WOMEN AT WORK. A unique project underway on the campus of Wentworth Institute of Technology (WIT) is WIT’s first new academic facility in more than 40 years. More than just a new structure, the project is designed as a strategic opportunity to help develop the next generation of construction professionals. Partnering with Gilbane, WIT is using the project to create a significant hand-on learning experience for its construction management students, including Shannon Sturtz.

“If I didn’t have my mom, I don’t think I would have even known it was a possibility,” Sturtz says. “Just because you’re in construction management doesn’t mean you’re swinging a hammer.”

It is a perception that Scott Sumner, chair of the Construction Management Department at Wentworth, is constantly battling.

Five years ago, only five percent of the construction management department was comprised of women, prompting Sumner to set out to convince prospective students that the construction industry was an accepting profession that would treat them well, and that a rewarding, lucrative career awaited those who persisted.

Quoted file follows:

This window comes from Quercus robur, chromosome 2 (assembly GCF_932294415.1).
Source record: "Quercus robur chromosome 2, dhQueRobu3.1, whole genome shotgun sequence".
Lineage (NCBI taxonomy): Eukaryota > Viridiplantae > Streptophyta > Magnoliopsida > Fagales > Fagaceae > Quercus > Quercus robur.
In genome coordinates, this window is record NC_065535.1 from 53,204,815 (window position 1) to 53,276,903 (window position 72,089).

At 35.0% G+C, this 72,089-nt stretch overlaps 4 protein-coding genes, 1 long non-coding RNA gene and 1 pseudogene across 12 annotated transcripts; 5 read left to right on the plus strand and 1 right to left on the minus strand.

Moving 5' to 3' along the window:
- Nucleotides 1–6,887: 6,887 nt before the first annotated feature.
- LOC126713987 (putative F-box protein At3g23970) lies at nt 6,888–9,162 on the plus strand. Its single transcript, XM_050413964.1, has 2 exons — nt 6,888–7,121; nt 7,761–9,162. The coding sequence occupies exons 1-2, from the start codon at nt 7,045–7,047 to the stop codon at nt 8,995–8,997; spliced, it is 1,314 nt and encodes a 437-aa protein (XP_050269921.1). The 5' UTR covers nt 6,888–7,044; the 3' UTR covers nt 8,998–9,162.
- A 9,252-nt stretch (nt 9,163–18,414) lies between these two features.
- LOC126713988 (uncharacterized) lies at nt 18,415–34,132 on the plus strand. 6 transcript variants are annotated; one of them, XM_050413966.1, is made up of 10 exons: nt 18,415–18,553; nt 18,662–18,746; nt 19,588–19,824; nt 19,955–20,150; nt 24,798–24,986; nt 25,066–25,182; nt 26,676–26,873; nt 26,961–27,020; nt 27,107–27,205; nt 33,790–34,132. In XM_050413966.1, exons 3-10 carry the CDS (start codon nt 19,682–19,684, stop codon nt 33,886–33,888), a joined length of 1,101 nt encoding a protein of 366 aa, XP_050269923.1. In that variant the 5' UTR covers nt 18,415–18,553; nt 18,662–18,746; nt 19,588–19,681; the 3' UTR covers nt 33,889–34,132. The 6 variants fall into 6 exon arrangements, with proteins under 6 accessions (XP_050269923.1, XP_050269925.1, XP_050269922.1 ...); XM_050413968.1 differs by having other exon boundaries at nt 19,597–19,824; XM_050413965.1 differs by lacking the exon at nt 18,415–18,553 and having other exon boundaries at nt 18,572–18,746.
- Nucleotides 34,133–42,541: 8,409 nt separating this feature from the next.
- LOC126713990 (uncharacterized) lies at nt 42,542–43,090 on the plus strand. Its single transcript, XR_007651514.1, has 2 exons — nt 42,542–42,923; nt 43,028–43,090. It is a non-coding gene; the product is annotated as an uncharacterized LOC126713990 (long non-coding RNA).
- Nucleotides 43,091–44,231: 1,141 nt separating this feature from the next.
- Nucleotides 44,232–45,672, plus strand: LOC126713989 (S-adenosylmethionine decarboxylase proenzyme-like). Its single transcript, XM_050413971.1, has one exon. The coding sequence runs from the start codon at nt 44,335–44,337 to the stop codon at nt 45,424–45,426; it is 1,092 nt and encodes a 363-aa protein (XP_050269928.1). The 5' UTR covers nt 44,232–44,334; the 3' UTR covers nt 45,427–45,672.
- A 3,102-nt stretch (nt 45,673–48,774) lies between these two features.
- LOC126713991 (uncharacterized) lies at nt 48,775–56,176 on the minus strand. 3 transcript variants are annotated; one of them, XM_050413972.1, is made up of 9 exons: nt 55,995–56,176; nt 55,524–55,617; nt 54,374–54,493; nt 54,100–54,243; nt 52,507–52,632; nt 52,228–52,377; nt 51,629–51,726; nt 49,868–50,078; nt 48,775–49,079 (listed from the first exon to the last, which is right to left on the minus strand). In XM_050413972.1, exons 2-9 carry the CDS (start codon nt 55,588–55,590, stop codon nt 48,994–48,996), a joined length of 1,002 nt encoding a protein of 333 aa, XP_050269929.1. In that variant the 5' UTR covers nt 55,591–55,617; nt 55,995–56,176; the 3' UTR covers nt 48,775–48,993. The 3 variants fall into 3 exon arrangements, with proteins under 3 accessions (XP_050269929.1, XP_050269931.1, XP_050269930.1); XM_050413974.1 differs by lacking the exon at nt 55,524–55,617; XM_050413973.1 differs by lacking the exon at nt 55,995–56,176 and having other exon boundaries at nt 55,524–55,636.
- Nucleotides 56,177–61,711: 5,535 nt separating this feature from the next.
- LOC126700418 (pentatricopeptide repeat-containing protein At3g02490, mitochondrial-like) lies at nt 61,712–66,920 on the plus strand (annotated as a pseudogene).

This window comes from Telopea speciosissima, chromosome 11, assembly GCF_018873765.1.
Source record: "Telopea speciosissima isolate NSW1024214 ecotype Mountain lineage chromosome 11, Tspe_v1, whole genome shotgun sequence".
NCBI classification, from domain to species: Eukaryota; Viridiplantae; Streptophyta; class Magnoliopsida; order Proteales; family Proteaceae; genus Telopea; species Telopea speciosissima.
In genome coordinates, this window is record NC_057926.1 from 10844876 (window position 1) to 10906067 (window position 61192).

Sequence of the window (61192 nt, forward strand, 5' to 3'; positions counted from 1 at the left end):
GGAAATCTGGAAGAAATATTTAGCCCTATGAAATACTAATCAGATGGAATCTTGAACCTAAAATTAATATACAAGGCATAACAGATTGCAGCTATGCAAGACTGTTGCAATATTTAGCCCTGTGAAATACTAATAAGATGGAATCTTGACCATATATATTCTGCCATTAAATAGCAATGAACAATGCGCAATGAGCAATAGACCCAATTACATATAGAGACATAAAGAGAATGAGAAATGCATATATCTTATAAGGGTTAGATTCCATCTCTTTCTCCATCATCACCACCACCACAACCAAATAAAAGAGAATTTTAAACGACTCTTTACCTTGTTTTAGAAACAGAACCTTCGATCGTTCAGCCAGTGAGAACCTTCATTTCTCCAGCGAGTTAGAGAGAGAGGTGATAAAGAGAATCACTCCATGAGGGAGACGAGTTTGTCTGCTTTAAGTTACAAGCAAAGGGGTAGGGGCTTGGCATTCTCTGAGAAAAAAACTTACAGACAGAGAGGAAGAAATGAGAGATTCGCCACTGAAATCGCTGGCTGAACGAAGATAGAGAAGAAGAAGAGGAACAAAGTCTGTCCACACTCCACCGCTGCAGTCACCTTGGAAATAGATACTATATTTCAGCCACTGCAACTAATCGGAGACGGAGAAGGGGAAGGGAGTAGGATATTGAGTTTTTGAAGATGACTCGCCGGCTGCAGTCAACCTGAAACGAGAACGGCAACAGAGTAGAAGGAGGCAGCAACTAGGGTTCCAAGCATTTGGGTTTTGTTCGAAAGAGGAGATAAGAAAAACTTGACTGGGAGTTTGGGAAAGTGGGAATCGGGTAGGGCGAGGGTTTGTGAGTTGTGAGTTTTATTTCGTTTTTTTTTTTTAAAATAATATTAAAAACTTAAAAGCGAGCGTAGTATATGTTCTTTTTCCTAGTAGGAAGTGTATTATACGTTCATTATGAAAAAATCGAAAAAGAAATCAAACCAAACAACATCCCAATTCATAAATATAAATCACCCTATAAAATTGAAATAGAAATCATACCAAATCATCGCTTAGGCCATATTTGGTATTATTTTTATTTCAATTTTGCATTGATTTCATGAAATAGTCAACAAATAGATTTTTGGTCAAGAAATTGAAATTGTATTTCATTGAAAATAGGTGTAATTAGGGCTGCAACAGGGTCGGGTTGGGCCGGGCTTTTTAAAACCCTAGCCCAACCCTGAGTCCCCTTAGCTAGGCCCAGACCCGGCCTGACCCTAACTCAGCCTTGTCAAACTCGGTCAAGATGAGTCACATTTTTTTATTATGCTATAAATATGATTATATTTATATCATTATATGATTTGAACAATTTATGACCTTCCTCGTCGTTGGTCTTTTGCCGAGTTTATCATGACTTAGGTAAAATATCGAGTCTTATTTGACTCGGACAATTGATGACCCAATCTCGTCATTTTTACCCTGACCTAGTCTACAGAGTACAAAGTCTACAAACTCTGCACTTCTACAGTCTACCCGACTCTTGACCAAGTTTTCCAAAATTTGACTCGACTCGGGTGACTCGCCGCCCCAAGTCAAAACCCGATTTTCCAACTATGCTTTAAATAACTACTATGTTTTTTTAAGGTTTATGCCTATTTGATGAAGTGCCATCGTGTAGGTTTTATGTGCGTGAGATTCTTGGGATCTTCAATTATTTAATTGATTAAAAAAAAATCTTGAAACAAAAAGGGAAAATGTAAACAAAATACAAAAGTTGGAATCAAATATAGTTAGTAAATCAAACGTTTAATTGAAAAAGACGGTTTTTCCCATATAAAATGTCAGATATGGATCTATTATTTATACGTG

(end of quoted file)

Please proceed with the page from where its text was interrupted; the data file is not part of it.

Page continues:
“It is true. Construction as a profession has been dominated by males, mainly white males,” he says. “We’re changing that.”

But good messaging is nothing without follow-through, Sumner says. The school offered no scholarships for women and had no way to get them through the door. The school worked with industry partners to establish scholarships specifically aimed at women in construction management that increase each year of attendance. The structured approach has led to results.

The school more than doubled the number of women in their program from five percent in 2013 to 12 percent today. Each graduate has an exponential effect on recruitment. “We have our women graduates talk to the incoming students; it makes it a better entry to this world for them so that they don’t feel quite as concerned,” Summer explains.

There is still much work to be done, as decades of a skewed perception lingers on.

“We absolutely have to dispel of the notion that construction is unwelcoming to women,” he says. “Maybe it was, but it’s not true any longer. Things change.”

This article originally appeared in the College Planning & Management October 2018 issue of Spaces4Learning.